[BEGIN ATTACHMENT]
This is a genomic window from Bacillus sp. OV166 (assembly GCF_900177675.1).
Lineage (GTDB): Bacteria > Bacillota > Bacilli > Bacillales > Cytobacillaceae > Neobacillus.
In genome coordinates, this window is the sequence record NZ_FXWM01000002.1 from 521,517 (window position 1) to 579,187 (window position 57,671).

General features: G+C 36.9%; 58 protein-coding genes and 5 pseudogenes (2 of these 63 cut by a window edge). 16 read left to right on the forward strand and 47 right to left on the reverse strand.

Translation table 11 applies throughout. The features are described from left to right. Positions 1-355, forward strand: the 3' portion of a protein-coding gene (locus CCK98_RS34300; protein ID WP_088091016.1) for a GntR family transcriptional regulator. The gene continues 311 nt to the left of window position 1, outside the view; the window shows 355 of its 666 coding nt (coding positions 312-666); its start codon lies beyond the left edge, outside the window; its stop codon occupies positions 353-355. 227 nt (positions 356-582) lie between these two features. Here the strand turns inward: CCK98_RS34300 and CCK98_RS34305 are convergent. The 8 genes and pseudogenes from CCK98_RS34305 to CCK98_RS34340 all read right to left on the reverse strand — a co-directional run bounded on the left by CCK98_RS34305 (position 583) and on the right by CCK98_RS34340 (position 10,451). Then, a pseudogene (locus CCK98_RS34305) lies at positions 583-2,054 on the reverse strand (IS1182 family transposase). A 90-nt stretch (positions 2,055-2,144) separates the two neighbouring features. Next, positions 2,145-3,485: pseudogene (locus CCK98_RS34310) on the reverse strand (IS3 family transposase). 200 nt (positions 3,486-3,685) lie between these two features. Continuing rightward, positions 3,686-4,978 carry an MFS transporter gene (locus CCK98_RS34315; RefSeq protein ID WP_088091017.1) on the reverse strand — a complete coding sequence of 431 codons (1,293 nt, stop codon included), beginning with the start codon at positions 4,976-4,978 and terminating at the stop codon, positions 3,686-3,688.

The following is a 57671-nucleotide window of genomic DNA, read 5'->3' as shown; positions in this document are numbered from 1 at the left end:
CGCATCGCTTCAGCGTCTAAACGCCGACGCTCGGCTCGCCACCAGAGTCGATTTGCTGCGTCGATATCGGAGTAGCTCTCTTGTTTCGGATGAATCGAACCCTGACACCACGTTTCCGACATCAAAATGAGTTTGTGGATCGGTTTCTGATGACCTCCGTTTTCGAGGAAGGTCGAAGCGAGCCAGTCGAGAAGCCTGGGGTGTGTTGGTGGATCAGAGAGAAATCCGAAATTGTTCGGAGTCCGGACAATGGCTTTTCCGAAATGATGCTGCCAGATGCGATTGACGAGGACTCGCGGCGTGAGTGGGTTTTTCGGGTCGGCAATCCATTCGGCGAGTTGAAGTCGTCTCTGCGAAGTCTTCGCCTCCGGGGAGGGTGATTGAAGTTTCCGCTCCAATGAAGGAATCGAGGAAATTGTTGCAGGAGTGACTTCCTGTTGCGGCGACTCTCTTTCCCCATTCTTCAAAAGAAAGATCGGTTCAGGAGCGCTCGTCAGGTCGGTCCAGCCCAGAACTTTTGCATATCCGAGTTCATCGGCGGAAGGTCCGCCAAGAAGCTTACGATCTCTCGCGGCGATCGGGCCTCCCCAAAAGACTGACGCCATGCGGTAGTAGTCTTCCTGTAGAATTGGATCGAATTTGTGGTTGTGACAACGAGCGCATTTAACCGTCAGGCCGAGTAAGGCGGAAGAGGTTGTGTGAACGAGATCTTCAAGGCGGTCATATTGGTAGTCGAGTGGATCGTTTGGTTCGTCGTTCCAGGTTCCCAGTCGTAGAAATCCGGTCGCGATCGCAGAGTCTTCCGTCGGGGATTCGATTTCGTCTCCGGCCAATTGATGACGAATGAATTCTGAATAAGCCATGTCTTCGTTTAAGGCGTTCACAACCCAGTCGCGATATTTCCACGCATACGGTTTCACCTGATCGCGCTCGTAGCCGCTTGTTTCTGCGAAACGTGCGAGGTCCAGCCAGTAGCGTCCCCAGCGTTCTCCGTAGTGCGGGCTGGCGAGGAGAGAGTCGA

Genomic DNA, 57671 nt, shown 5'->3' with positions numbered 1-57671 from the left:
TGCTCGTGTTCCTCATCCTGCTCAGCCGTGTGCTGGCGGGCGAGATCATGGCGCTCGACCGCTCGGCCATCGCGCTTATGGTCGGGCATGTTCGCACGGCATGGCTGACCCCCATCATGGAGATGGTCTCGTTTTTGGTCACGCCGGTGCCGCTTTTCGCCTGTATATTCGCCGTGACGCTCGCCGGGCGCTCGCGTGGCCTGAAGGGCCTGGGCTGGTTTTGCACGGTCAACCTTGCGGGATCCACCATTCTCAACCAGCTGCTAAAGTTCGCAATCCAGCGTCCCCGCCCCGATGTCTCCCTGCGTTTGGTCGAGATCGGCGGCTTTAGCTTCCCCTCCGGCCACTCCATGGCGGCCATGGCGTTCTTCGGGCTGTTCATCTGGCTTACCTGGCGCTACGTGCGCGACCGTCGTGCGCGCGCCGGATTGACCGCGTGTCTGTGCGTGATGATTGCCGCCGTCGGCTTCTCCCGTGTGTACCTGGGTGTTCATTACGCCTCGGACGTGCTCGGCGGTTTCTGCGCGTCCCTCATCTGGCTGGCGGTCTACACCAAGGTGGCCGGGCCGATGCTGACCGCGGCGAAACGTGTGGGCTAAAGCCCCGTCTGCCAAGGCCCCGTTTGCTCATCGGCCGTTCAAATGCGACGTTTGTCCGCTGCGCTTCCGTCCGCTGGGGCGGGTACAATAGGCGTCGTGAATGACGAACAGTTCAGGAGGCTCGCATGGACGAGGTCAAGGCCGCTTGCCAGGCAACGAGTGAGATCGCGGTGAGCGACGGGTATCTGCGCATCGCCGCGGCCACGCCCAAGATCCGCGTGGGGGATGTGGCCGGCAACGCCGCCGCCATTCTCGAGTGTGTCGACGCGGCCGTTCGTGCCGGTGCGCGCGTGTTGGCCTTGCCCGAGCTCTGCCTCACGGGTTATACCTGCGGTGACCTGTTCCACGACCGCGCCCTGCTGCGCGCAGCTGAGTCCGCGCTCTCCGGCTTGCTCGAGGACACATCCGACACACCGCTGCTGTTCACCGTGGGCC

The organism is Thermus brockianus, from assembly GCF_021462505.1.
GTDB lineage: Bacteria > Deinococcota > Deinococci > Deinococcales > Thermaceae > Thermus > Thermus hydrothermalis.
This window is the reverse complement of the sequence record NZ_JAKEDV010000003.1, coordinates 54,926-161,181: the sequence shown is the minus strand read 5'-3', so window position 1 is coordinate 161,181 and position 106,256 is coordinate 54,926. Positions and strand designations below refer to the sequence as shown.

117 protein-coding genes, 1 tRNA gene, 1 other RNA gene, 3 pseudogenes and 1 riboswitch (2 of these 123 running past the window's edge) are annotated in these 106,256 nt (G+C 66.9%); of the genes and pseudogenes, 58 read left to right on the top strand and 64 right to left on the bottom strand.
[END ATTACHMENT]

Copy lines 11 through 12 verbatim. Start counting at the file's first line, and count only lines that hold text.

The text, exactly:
GTDB lineage: Bacteria > Deinococcota > Deinococci > Deinococcales > Thermaceae > Thermus > Thermus hydrothermalis.
This window is the reverse complement of the sequence record NZ_JAKEDV010000003.1, coordinates 54,926-161,181: the sequence shown is the minus strand read 5'-3', so window position 1 is coordinate 161,181 and position 106,256 is coordinate 54,926. Positions and strand designations below refer to the sequence as shown.